Qin Shihuangdi first ruled China in 221 BC. He was the first Emperor, and laid the foundations for the world’s oldest continuous political entity. However, the preceding two hundred years could not have been more different. Named the ‘Warring States Period’, it was characterized by a disunited collection of fractious power-bases, border raids, mass wars, and political turmoil. From this period we get the apocryphal story of ‘sān rén chéng hǔx’, or ‘three men make a tiger’.

Out of sight, out of mind

During Qin Shihuangdi’s rule lived a man named Pang Cong. He was an official of the central state of Wei. As was (reasonably) common practice in those days he was, along with the king of Wei’s son, part of a hostage swap-deal. The hostage swap was with the newly befriended neighbouring state of Zhao.


Pang Cong – a talented minister – was worried about a whispering campaign against him while he was away.

The voice of a ‘gang’ is strong

Pang Cong illustrated the problem to the king of Wei with a hypothetical situation: If one person says a tiger is roaming the streets of the capital, would the king believe him? No, said the king. Pang asks him, if he hears the same from two people, would he believe them? Again, no, said the king. Pang asks him, if three people say there is a tiger roaming the streets of the capital, would he believe them? The king says yes – with three people saying the same thing he would believe it. And with that, Pang reminded him that a tiger roaming the streets of the capital is absurd, but equally as absurd is that if enough people say it is so, it becomes true even without any evidence.


The voice of a ‘gang’ is strong: Pang knew this.


He told the king that although he was a talented and faithful minister, he had more than three enemies in court and, if ‘three men make a tiger’, could three men make him a bad minister? The king of Wei understood what Pang Cong meant, and sent him off on the hostage swap-deal, promising to remember his abilities whatever he heard about him in the royal court.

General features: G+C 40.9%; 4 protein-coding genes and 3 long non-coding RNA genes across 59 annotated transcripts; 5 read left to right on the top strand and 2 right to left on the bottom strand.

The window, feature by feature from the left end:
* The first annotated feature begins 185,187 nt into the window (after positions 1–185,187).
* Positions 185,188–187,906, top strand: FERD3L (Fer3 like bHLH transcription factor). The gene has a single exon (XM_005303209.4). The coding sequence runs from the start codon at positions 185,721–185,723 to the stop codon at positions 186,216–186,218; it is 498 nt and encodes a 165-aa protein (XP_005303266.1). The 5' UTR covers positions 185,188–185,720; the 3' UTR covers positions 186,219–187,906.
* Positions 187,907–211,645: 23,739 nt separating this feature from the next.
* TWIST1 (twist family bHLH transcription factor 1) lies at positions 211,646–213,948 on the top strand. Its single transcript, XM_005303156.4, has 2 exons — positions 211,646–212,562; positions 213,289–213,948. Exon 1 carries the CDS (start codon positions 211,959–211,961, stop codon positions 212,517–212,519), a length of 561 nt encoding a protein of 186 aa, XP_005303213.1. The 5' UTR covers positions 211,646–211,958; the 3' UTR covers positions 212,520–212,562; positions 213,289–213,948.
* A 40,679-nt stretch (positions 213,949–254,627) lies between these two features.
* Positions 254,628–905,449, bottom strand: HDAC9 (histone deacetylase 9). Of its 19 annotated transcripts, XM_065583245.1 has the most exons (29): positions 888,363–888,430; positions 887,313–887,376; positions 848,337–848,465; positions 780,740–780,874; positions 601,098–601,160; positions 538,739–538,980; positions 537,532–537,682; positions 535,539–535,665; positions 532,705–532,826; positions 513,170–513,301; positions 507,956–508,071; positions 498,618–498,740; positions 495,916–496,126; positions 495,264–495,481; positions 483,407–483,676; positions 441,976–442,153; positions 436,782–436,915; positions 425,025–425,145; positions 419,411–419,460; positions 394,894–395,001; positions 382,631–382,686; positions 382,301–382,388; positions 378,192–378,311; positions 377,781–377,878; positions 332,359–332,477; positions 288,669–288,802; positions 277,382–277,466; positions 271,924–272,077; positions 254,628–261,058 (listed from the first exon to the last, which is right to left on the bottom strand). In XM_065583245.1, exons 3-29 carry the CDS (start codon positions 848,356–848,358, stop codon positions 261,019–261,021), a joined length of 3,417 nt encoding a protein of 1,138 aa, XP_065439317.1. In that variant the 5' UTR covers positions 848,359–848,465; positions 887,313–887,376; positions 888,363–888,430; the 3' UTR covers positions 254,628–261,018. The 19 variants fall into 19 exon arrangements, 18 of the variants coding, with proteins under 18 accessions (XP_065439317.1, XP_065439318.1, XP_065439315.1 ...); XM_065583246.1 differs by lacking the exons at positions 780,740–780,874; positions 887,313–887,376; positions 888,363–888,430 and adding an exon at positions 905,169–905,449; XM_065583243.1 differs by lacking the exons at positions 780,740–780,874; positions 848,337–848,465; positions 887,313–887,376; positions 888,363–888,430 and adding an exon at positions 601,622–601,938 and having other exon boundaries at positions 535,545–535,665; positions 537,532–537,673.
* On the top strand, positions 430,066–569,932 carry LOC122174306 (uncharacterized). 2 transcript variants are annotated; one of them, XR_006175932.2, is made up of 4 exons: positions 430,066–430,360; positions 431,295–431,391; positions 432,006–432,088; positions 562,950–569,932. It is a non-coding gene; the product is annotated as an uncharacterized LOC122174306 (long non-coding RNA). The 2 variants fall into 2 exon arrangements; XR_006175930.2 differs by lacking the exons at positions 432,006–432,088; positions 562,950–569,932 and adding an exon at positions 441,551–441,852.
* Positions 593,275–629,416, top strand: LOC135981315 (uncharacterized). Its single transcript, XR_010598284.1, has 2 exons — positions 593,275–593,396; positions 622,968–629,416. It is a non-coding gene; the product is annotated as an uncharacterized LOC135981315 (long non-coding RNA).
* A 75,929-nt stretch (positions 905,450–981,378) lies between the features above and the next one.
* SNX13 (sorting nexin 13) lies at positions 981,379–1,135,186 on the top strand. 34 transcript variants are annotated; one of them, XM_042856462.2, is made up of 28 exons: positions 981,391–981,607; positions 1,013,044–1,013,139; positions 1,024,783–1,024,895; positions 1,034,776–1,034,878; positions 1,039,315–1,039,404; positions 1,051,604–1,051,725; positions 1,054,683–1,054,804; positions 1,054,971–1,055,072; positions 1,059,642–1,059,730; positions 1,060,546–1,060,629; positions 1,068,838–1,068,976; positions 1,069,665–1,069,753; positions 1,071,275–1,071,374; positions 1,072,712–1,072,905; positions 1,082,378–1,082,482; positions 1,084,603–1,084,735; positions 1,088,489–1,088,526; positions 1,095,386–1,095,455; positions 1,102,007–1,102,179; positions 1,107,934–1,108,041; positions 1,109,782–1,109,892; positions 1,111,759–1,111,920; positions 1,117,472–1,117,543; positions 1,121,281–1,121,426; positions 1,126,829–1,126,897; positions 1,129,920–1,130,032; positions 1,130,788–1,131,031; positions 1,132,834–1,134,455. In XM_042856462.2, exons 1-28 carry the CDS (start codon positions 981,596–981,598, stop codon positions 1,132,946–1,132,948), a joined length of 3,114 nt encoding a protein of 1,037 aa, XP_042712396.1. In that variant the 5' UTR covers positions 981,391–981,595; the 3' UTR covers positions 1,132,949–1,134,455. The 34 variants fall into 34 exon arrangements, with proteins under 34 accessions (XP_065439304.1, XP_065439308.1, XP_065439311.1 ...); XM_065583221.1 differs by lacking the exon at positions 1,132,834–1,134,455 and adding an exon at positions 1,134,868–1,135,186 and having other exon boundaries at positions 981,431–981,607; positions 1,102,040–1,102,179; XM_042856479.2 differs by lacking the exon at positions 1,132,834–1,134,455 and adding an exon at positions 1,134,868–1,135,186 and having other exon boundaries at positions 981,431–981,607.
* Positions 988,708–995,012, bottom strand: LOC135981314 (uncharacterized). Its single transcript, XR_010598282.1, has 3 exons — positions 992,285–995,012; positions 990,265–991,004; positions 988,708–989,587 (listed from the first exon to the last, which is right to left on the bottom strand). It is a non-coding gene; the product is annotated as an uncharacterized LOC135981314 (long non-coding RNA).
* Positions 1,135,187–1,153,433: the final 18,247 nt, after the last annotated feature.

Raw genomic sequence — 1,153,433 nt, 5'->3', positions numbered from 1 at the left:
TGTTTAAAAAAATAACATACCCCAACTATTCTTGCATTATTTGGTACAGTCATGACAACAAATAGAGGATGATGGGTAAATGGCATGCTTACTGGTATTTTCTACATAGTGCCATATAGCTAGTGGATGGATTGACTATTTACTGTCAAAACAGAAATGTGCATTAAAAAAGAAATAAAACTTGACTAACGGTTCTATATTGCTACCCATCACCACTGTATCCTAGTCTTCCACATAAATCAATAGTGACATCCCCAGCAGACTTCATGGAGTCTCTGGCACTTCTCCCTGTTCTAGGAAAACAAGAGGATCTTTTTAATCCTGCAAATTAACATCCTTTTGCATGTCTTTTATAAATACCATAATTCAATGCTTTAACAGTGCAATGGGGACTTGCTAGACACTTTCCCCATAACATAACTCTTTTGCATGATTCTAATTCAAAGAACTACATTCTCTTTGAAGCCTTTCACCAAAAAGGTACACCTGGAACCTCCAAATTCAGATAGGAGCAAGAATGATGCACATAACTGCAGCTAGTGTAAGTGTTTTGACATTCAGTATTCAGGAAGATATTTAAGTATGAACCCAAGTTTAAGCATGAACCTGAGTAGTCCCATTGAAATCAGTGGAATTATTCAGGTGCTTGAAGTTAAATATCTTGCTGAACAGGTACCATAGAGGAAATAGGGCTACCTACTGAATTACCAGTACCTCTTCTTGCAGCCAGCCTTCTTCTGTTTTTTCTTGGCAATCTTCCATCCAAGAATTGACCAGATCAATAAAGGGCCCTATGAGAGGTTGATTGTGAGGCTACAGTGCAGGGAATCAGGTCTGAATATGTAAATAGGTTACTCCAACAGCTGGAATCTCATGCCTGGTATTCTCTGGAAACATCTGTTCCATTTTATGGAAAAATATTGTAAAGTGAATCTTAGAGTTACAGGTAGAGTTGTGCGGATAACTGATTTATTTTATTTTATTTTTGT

I think we can say that Pang Cong was a clever minister, if only because he understood and illustrated the power of the influence that evidence of prevalence had – the gang – to his king more than 2,000 years ago.

Behaviour commonly performed

Evidence of behaviour commonly performed – or the descriptive norm – states that we adjust our actions and opinions according to the evidence of others’ actions – either directly observed (e.g. three men claiming a tiger roams the city, or in more modern times observing people queuing/waiting in line) or observing the artefacts of previous actions (e.g. a space empty of people but full of litter). There’s nothing wrong with that. In fact, there’s a lot right with it, as it’s a pretty good strategy for staying alive: if ‘they’re’ not eating it, I won’t eat it; If ‘they’re’ not going there, I won’t go there; etc. It allows us to navigate the world efficiently by removing the need to employ costly cognitive load to work out what to do every time we’re presented with a new choice.


In essence, we ‘borrow’ conclusions already established by others.

Thousands of reasons to shine a light

If a ‘behaviour commonly performed’ is a desirable behaviour or thought that one wishes to evoke or increase in others, it is often much more powerful to tell people how many other people conform (e.g. ‘there are many sightings of a tiger in the capital’), rather than to ask for an opinion to be adopted (e.g. ‘you must believe me that there is a tiger in the capital’).


You really do very little work other than shine a light on an existing circumstance.


And, as evidence of ‘behaviour commonly performed’ as a driver of actions was pervasive and widespread in China over 2,000 years ago, so it will be 2,000 years from now. We have plenty of time to get familiar with, and begin using, the descriptive norm.


Just don’t try to convince the king of Wei that Pang Cong was anything other than a clever minister. Or, if you do, use three or more of the king’s court to repeat your assertion; As Peng Cong knew all too well, ‘sān rén chéng hǔx’.

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